- 16Up 20Down 24
And the word of the day is...ORIGIN:
In the kids' show Pee Wee's Playhouse, a robot named Conker would always dispense a piece of paper with the secret word of the day. Pee Wee would show it to the audience and his puppet friends. Every time this word was said throughout this episode everyone in the show would scream and a bell would be rung. It was a celebration of the word and would often happen with inopportune words (see clip to the left).
The secret word of the day, as a concept, was one of the few catchphrases that Pee Wee's playhouse actually had. It is still one of the most well-known parts of the show, quoted by people who have never even watched the show. If someone instates a secret word of the day, then that word must be acknowledged in some way shape or form. It's used as a teaching technique in elementary schools sometimes, even, to expand children's lexicons (and miiinds!). It all started with Pee Wee.
- 17Up 17Down 21
... And knowing is half the battleORIGIN:
The original G.I. Joe cartoons would often include public service announcements at the end featuring some of the G.I.Joe crew teaching children important life lessons like first aid, how to swim and what to do if your friend is in danger.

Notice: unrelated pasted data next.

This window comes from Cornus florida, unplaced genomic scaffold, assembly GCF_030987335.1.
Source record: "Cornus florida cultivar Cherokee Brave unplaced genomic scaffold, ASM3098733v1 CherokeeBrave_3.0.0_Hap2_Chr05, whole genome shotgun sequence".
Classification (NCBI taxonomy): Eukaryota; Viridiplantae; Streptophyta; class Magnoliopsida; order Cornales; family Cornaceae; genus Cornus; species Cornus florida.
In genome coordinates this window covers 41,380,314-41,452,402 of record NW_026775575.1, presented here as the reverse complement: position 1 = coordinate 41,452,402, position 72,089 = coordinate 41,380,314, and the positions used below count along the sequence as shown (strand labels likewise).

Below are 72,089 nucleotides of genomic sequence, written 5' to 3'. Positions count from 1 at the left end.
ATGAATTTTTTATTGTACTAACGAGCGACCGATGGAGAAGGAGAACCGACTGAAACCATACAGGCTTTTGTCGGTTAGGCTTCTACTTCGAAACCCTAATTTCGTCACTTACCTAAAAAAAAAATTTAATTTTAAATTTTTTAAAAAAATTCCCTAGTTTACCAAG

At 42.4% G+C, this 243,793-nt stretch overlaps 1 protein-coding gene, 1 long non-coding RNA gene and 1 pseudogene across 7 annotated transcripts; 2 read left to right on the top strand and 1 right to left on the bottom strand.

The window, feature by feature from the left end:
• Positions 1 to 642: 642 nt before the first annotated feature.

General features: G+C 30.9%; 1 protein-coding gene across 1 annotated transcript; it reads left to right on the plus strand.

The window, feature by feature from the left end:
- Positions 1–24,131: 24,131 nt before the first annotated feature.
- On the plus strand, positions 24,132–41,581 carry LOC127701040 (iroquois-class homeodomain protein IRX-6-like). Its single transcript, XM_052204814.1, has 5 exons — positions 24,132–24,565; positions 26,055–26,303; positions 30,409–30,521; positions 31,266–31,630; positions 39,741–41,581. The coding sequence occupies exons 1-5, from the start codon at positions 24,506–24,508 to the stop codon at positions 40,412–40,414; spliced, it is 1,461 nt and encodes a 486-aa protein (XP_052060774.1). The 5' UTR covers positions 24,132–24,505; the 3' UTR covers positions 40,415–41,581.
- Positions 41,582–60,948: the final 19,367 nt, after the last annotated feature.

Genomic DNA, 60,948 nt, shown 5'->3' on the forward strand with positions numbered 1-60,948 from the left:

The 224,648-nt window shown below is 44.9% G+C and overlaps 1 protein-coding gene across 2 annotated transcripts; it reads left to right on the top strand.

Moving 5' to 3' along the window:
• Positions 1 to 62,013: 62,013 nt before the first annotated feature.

After the Joes were done teaching their unsolicited lesson to the unsuspecting, ignorant/naive children, the children would always say "and now we know!" The Joes, then, would very cockily say to the camera "and knowing is half the battle". This phrase was always followed by the theme song of the show.
- 18Up 17Down 22
I'll buy THAT for a dollarORIGIN:
Used in a fake commercial in the film Robocop in reference to a service and/or attractive women.
Something that is really amazing and fantastic whether it be a person, place, thing or idea. Now (and in the 80s) often used to reference hot chicks as well.
- 19Up 16Down 23
Thunder, Thunder, Thundercats... HoooORIGIN:
The Saturday morning TV show Thundercats featured a triumphant call to action/power as a very phallic and powerful sword would double in size and grant the holder (LionO, the main character of the show) with greater abilities. Every time he needed to fight, he would call upon the power of the sword at its full potential by screaming "Thunder, Thunder, Thundercats... Hooo!"
It was the primary catchphrase of this show and it became a catchphrase in skits and a few lampooning cartoons when references to 80s cartoon shows became popular.
- 20Up 7Down 22
Punky Brewster, the tween scamp that won the hearts of America.
Whenever surprised, shocked, or in disbelief Soleil Moon Frye would yell this Punky Brewster catch phrase, which turned into a great way for other little kids around the country to kind of swear without actually swearing.
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